Two years ago my father left the haven of life. It's something I am still not entirely able to comprehend.
What I do know is that it has affected my life in the way I set priorities, make decisions, conduct work, and establish boundaries.
Of these, what's stood out to me recently is how I now set boundaries and priorities for my private life. Like many young entrepreneurs these days, I've felt the silent pressure to share my life online as the necessary way of projecting authenticity and being perceived as authentic. And mostly, this pressure has made such sharing an important and fulfilling part of my life.
Yet, in this world where online and offline blend more seamlessly every day, I've begun to notice that the process of sharing deserves more forethought and intentionality than I (and maybe you, too, sometimes) give it.
Why? Because some of these life moments and experiences simply belong to me, my family, and my close friends. They could never be successfully shared through online channels because they are so so so rich in nature.
Life phases such as the death of a loved one, the birth of a child, the engagement to a life partner, a sister’s departure into a new life, the struggles endured when pursuing dreams. These are so rich in nature, so abundant in emotions, so alive.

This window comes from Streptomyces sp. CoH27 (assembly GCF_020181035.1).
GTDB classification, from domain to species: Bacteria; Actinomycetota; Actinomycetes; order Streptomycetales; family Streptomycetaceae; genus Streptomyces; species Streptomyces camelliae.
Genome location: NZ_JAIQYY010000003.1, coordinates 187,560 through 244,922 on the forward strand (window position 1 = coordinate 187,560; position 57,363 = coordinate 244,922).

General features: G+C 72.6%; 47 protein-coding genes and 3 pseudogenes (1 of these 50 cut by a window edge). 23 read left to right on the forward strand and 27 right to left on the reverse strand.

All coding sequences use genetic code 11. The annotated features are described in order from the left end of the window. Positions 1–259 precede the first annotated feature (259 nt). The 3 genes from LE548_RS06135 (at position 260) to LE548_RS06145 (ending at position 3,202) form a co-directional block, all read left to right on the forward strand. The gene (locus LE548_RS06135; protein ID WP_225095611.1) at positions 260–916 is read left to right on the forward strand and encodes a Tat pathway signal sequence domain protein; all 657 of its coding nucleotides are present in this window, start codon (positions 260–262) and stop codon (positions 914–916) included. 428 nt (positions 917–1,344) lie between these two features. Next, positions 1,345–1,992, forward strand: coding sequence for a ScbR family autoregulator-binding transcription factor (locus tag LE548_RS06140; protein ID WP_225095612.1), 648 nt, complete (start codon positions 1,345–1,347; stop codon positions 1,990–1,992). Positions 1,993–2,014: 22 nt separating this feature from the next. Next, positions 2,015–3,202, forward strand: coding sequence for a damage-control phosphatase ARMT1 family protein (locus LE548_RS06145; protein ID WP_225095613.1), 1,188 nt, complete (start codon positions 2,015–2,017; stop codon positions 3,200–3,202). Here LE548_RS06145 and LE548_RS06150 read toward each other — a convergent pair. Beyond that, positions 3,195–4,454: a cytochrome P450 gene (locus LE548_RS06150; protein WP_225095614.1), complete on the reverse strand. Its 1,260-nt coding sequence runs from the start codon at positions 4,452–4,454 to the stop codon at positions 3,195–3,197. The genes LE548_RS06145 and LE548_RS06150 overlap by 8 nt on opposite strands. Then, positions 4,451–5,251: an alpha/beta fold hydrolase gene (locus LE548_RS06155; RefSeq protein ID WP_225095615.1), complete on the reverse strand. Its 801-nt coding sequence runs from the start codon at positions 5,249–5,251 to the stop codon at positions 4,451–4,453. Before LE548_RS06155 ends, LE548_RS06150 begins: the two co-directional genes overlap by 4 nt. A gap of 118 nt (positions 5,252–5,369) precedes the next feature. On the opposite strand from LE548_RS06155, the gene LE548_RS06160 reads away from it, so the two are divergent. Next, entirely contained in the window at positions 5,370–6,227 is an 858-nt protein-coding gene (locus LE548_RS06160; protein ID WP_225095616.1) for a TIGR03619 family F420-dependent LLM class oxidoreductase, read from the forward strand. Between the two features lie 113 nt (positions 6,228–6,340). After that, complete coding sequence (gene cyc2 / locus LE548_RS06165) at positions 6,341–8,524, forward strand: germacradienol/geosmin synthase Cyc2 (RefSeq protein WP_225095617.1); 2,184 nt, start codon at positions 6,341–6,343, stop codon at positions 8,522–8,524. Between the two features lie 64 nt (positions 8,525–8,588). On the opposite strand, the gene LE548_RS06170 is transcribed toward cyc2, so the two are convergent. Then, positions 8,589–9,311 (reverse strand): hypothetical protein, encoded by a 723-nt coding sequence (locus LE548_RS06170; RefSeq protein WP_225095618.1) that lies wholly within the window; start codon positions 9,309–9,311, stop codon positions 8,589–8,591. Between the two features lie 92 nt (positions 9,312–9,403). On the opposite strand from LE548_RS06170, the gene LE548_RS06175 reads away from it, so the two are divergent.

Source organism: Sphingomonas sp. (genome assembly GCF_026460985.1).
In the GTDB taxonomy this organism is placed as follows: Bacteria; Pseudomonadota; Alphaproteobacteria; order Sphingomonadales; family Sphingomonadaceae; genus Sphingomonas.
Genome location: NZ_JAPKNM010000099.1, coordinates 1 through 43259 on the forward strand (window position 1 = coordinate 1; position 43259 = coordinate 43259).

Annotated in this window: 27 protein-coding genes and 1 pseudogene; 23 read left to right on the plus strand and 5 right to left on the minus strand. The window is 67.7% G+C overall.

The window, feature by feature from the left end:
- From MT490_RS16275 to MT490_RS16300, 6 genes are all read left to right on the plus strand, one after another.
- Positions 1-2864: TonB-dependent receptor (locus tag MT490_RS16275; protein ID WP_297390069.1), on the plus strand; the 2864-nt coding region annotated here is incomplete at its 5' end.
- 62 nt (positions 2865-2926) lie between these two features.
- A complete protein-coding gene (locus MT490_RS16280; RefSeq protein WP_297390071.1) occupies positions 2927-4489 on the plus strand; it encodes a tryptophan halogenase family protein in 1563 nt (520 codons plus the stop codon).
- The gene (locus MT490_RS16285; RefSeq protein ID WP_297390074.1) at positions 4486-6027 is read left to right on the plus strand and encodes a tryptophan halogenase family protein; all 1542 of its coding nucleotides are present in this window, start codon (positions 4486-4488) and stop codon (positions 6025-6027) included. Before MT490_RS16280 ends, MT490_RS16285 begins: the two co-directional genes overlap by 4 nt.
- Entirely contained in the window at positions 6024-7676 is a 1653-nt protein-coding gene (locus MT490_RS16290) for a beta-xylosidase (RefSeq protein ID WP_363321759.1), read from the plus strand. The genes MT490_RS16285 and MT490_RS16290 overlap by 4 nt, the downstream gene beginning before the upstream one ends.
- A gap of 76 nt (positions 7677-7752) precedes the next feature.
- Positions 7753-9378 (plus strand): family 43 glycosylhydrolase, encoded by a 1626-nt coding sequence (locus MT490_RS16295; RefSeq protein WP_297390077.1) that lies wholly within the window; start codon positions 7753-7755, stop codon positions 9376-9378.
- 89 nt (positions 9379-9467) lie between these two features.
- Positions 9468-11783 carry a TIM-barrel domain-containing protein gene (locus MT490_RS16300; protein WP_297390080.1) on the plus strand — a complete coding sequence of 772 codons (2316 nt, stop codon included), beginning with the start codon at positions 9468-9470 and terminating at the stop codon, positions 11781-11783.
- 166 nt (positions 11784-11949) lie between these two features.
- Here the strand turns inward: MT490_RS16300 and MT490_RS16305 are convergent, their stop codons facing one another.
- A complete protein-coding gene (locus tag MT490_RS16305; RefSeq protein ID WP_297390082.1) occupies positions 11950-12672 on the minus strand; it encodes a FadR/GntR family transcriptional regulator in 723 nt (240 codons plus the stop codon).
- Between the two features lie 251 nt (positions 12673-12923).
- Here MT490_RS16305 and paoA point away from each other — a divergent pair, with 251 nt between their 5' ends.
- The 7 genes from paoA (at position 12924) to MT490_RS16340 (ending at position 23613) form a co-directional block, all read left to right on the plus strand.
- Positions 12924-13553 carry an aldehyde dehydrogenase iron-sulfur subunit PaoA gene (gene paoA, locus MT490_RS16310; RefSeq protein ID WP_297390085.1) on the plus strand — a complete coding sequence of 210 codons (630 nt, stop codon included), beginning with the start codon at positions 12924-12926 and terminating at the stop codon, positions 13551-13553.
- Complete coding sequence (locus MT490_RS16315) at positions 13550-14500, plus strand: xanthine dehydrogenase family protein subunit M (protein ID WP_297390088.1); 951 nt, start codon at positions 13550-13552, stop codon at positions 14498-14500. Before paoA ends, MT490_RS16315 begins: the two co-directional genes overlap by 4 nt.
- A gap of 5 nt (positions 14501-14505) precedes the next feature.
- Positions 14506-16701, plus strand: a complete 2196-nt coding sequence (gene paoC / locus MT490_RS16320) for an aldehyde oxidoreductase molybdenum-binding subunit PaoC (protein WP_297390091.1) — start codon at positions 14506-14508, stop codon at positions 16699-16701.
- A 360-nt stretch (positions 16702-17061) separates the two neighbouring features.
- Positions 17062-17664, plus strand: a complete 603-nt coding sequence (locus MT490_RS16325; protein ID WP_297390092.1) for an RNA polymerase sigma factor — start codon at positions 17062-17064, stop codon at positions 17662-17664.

These are the moments we all feel most real, most vulnerable. These are the moments in the NOW, so truly authentic that they don't fit into a hashtag-littered 140-character world of timelines that my fingers scroll faster than my mind and heart can absorb. How ironic that we think in order to be "authentic" we have to put every private action on public display in real time. Do we ever consider what the cost to our attention in those moments actually is?
What does it mean when I'm addicted to the instant gratification gained from sharing my life with those who read tweets and status updates, but have not participated in my life for the past months or years? How sensation-oriented have we become if this is how we start to define friendship, success, or being alive?
In recognition of this, I have made the conscious heart-led decision to give my life a little more permission to be in the NOW, to give my little family more of me, to give my work more thinking space, to shake off the unconscious urge toward artificial authenticity and progress a lot of us feel.
By redefining privacy and how present I want to be on social media versus in my actual life, my goal has become to feel more than to share. And when I do share, I share deliberately.
To this end, taking a step back from oversharing has been quite liberating. And now I am more aware than ever how important it is to share in a way that maintains the power of vulnerability while focusing on offering meaningful and contextualized thoughts for the the reader. For me, people like James Clear are big inspirations in the world of sharing. His entire mission is to enable others to be better versions of themselves - His way of doing so is to is to push out high-value content without sharing his entire life. In fact, there is very little available on his site about his private life. In short, he and we all may aim to inspire through quality of thought, not quantity of self-presentation.
These are just a few thoughts - I am clearly also still in the process of what my style to share will be, what medium works best. I am hopeful that this could serve someone who has similar thoughts and will find it useful.